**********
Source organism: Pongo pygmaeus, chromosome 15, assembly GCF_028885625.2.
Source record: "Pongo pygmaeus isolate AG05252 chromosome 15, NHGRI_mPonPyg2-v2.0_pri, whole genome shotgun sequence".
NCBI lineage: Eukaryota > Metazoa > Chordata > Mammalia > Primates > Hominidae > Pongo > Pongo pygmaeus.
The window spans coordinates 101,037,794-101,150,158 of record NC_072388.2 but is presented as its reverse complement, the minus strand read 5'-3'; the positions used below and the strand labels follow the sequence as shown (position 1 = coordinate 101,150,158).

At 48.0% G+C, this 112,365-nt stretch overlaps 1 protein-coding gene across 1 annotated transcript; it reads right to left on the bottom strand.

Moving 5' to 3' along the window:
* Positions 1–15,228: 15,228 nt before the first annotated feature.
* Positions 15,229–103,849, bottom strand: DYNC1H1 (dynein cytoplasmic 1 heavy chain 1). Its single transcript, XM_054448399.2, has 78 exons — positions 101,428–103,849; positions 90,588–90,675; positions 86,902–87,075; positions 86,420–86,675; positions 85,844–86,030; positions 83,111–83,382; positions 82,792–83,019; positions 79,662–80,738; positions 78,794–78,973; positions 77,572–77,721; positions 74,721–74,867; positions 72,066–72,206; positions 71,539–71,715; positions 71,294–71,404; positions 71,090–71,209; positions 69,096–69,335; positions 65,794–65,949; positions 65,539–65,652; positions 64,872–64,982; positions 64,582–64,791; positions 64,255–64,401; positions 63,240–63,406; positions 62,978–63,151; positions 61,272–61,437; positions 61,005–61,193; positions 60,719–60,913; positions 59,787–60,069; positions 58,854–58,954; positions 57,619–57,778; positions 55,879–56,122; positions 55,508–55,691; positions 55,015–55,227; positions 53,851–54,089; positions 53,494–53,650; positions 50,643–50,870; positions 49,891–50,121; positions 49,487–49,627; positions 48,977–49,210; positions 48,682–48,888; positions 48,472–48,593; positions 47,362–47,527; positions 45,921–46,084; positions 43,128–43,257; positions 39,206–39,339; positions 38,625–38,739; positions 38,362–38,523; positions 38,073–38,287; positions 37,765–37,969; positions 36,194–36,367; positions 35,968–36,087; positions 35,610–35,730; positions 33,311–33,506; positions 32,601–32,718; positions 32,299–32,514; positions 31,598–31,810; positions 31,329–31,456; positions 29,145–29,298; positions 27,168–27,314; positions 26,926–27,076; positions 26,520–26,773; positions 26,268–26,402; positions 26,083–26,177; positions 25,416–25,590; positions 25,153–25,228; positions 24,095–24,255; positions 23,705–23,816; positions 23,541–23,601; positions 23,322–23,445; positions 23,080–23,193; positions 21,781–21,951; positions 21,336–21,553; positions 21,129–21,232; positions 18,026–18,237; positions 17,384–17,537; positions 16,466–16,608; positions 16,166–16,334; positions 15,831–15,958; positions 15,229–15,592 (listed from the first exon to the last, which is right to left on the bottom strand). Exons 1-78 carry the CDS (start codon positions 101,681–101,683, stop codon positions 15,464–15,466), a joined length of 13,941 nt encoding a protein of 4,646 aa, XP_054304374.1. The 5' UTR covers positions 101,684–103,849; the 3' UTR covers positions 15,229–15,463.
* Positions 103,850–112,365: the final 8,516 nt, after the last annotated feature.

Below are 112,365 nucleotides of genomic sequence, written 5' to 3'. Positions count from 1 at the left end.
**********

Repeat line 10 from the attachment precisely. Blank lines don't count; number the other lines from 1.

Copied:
Below are 112,365 nucleotides of genomic sequence, written 5' to 3'. Positions count from 1 at the left end.